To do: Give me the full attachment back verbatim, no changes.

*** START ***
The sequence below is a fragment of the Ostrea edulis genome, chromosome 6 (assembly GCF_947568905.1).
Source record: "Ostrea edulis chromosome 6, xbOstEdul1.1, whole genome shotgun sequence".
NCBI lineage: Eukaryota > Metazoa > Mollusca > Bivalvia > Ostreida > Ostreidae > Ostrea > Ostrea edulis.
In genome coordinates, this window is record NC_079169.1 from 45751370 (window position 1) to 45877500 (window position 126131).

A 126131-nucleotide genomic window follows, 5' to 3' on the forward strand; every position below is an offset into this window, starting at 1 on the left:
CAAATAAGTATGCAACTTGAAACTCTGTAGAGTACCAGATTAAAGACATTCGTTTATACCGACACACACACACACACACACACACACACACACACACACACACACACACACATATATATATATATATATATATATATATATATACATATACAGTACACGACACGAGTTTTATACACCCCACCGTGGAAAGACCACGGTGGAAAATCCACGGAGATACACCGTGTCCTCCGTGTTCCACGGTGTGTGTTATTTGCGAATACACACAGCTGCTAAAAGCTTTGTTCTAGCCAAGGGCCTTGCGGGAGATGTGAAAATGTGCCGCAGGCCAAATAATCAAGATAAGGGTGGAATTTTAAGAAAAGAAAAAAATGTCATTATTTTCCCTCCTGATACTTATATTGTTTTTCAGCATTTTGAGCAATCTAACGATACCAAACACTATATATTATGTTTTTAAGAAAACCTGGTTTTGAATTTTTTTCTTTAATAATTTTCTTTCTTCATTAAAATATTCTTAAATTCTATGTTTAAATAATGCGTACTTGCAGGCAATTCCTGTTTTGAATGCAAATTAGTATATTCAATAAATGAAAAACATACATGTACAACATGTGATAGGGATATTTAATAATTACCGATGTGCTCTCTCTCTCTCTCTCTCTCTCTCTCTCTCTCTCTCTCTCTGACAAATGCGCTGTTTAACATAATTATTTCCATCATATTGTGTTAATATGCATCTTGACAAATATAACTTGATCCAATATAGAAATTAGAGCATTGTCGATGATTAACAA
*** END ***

The sequence below is a fragment of the Ostrea edulis genome, chromosome 6 (assembly GCF_947568905.1).
Source record: "Ostrea edulis chromosome 6, xbOstEdul1.1, whole genome shotgun sequence".
NCBI lineage: Eukaryota > Metazoa > Mollusca > Bivalvia > Ostreida > Ostreidae > Ostrea > Ostrea edulis.
In genome coordinates, this window is record NC_079169.1 from 45751370 (window position 1) to 45877500 (window position 126131).

A 126131-nucleotide genomic window follows, 5' to 3' on the forward strand; every position below is an offset into this window, starting at 1 on the left:
CAAATAAGTATGCAACTTGAAACTCTGTAGAGTACCAGATTAAAGACATTCGTTTATACCGACACACACACACACACACACACACACACACACACACACACACACACACACATATATATATATATATATATATATATATATATACATATACAGTACACGACACGAGTTTTATACACCCCACCGTGGAAAGACCACGGTGGAAAATCCACGGAGATACACCGTGTCCTCCGTGTTCCACGGTGTGTGTTATTTGCGAATACACACAGCTGCTAAAAGCTTTGTTCTAGCCAAGGGCCTTGCGGGAGATGTGAAAATGTGCCGCAGGCCAAATAATCAAGATAAGGGTGGAATTTTAAGAAAAGAAAAAAATGTCATTATTTTCCCTCCTGATACTTATATTGTTTTTCAGCATTTTGAGCAATCTAACGATACCAAACACTATATATTATGTTTTTAAGAAAACCTGGTTTTGAATTTTTTTCTTTAATAATTTTCTTTCTTCATTAAAATATTCTTAAATTCTATGTTTAAATAATGCGTACTTGCAGGCAATTCCTGTTTTGAATGCAAATTAGTATATTCAATAAATGAAAAACATACATGTACAACATGTGATAGGGATATTTAATAATTACCGATGTGCTCTCTCTCTCTCTCTCTCTCTCTCTCTCTCTCTCTCTCTCTGACAAATGCGCTGTTTAACATAATTATTTCCATCATATTGTGTTAATATGCATCTTGACAAATATAACTTGATCCAATATAGAAATTAGAGCATTGTCGATGATTAACAA